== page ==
Less fortunate is police officer Bennett (Asim Wali), whom Faraldo instructs to give Nora and Zach a lift back to Fet’s place. Naturally, Kelly and the feelers have found their way to her son’s current abode, and Bennett is toast before he can even set foot out his squad car. Surprisingly, Nora and Zach have a pretty easy time eluding mummified mama and her brood with standard bad-guy-evasion tactics like running, hiding, and blocking easy entrances and exits. When she’s finally got the two of then cornered, the reserves (i.e., Fet, Abe, and Fitzwilliam) show up in the nick of time, take out a feeler or two, and sufficiently persuade Kelly to scurry off. Damage is done, though, and not just to Fitzwilliam’s limb. Zach knows that’s his mom underneath that postmortem Jobriath costume, and he’s as good as hers.

If there’s a lingering ambiguity in the wake of “Identity,” it pertains to who’s currently in possession of Eph’s bioweapon (Kemerall? Solamente Eph?) and what becomes of its potential. Either way, it behooves Eph to discard the Jonathan Crowley shtick, if not the alter ego entirely. Boozy, predatory Eph is gross, and at some point he’s gotta pull himself together and be half as strong as his son, who’s weathering all this trauma but retains enough empathy to ask Nora how she’s been coping. What a sweet, sweet boy (damn you, all Max Charles haters!).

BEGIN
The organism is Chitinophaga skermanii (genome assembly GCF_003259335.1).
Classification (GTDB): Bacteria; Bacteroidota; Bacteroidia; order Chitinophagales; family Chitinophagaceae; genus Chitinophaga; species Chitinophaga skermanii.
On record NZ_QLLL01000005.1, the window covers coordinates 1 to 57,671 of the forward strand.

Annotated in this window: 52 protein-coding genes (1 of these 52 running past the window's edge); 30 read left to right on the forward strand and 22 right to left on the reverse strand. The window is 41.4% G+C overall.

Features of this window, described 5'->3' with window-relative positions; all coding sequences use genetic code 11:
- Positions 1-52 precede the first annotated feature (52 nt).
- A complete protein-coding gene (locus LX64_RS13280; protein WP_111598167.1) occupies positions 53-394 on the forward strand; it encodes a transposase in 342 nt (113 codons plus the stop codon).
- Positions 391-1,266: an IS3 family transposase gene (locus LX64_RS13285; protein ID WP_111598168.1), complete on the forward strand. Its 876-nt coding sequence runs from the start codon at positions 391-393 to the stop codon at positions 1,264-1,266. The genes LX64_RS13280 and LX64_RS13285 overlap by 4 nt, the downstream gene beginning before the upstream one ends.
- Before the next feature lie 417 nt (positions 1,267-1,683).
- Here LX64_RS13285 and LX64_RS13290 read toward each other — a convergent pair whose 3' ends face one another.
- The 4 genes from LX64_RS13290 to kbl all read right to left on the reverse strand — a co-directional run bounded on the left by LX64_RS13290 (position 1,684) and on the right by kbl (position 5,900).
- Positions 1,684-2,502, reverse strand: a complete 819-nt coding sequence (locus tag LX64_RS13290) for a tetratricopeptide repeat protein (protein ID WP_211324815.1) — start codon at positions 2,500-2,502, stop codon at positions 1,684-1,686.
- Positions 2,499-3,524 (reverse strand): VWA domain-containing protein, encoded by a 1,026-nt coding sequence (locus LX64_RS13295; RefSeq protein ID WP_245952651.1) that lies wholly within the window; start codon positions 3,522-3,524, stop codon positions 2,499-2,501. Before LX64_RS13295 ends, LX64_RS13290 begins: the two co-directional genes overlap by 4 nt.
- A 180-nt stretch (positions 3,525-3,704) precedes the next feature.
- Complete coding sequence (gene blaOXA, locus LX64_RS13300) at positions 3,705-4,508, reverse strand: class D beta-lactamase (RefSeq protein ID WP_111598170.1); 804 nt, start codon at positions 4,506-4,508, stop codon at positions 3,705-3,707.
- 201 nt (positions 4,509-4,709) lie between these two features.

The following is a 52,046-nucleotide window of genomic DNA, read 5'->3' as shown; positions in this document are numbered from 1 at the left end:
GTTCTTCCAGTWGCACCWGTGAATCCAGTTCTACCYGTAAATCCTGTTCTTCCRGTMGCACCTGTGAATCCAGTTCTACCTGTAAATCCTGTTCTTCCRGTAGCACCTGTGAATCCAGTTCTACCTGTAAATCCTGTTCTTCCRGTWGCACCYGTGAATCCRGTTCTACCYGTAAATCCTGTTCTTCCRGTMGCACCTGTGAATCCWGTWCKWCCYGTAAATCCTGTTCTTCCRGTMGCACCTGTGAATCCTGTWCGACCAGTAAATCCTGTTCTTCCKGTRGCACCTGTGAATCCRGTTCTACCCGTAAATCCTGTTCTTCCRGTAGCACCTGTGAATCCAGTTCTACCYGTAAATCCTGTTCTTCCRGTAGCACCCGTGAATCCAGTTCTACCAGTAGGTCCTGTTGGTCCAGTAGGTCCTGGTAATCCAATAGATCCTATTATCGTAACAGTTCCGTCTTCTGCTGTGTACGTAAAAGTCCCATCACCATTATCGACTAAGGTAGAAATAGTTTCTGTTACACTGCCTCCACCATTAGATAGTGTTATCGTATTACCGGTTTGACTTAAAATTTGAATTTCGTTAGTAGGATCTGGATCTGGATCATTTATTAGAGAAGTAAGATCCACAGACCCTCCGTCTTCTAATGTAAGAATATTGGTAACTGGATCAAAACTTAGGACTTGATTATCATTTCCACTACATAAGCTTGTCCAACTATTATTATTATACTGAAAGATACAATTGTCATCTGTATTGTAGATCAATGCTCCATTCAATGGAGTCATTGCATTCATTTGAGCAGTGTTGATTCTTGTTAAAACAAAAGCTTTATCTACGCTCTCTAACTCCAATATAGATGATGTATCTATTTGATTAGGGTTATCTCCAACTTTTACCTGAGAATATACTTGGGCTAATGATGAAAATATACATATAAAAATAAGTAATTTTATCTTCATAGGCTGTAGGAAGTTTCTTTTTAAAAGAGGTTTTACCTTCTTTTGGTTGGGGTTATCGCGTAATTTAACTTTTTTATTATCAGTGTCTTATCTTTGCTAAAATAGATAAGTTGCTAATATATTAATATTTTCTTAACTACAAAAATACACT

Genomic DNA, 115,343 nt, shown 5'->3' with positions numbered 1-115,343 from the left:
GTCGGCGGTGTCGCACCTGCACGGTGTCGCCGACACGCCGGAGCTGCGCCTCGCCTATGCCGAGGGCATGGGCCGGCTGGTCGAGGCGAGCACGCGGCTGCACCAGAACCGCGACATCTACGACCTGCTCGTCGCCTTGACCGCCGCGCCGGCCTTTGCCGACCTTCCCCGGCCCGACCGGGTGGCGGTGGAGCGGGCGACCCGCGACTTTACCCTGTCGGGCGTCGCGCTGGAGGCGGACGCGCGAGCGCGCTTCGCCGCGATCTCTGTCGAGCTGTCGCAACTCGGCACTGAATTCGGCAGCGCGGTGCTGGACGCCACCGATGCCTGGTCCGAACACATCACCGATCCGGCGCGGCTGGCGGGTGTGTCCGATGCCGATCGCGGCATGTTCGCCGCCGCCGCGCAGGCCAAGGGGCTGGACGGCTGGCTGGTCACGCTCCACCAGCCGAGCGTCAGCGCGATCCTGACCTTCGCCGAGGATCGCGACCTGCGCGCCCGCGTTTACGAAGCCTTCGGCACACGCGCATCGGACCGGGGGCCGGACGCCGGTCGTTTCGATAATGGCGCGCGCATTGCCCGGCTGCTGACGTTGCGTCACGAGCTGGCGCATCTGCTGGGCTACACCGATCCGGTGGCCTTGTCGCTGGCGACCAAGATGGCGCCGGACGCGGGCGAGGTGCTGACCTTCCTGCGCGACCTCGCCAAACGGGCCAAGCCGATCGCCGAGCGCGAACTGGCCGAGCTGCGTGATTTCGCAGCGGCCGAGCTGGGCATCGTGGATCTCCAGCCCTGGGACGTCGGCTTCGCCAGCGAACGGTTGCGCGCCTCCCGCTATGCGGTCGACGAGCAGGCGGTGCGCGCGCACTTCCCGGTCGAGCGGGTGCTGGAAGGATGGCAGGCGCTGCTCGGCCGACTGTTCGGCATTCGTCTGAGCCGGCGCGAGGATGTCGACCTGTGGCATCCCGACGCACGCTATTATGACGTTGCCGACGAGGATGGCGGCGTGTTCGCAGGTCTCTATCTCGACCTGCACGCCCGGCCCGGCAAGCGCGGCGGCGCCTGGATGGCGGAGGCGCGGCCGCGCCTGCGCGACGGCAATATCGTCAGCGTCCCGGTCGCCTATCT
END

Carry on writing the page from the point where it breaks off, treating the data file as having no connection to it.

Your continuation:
We’re knee-deep in season two now, and whether or not you saw Reggie’s beheading or Leigh’s homicide in the offing, we can probably all come together on one wish: the slow, painful death of that dastardly Eldritch Palmer. Anything else, even in this epidemic-driven chaos, would simply be uncivilized.

Apart from all that:

  • Hopefully Miranda Edwards’ Eve becomes a more meaningful character than Regina King’s Ruby back in season one.
  • RIP, Everett Barnes.
  • Z-Man!
  • Zach and Fitzwilliam coulda been BFFs.
  • Over 30 major cities infected. Man.
  • Eph’s bioweapon “attacks cerebral-spinal fluid, strangling the brain stem.” Got it.
  • Let’s retire Fet’s use of muncher.
  • Gus coulda been a contender, and Aanya a pulmonologist. A perfect match.
  • So, Eph’s a Sarah MacLachlan fan, huh?
  • Uh, yeah, Rob, of course General Rushing’s “down with saving this country."
  • See, American laziness will slow the Master’s plan and save humanity after all!